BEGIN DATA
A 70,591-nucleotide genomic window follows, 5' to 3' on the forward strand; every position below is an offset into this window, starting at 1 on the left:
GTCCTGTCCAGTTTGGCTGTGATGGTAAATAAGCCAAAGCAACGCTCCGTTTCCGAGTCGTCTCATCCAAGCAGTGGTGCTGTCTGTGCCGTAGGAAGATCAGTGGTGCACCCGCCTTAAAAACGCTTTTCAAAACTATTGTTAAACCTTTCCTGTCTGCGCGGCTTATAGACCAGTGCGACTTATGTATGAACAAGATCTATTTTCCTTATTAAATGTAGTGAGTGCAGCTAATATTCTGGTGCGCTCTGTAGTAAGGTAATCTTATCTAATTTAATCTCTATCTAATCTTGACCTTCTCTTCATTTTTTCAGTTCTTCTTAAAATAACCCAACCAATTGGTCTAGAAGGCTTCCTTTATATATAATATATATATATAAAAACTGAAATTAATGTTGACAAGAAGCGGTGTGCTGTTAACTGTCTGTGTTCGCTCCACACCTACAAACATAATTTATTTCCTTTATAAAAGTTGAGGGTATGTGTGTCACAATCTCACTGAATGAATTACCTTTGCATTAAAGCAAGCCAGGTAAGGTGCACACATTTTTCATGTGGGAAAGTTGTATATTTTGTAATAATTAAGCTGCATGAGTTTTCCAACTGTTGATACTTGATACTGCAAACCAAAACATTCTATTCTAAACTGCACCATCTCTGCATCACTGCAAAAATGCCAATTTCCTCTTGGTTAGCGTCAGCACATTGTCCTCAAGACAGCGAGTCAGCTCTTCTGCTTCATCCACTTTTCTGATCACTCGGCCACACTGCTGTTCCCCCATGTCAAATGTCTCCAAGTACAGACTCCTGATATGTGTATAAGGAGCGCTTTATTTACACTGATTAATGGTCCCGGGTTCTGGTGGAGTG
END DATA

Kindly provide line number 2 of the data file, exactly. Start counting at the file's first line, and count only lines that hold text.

GTCCTGTCCAGTTTGGCTGTGATGGTAAATAAGCCAAAGCAACGCTCCGTTTCCGAGTCGTCTCATCCAAGCAGTGGTGCTGTCTGTGCCGTAGGAAGATCAGTGGTGCACCCGCCTTAAAAACGCTTTTCAAAACTATTGTTAAACCTTTCCTGTCTGCGCGGCTTATAGACCAGTGCGACTTATGTATGAACAAGATCTATTTTCCTTATTAAATGTAGTGAGTGCAGCTAATATTCTGGTGCGCTCTGTAGTAAGGTAATCTTATCTAATTTAATCTCTATCTAATCTTGACCTTCTCTTCATTTTTTCAGTTCTTCTTAAAATAACCCAACCAATTGGTCTAGAAGGCTTCCTTTATATATAATATATATATATAAAAACTGAAATTAATGTTGACAAGAAGCGGTGTGCTGTTAACTGTCTGTGTTCGCTCCACACCTACAAACATAATTTATTTCCTTTATAAAAGTTGAGGGTATGTGTGTCACAATCTCACTGAATGAATTACCTTTGCATTAAAGCAAGCCAGGTAAGGTGCACACATTTTTCATGTGGGAAAGTTGTATATTTTGTAATAATTAAGCTGCATGAGTTTTCCAACTGTTGATACTTGATACTGCAAACCAAAACATTCTATTCTAAACTGCACCATCTCTGCATCACTGCAAAAATGCCAATTTCCTCTTGGTTAGCGTCAGCACATTGTCCTCAAGACAGCGAGTCAGCTCTTCTGCTTCATCCACTTTTCTGATCACTCGGCCACACTGCTGTTCCCCCATGTCAAATGTCTCCAAGTACAGACTCCTGATATGTGTATAAGGAGCGCTTTATTTACACTGATTAATGGTCCCGGGTTCTGGTGGAGTG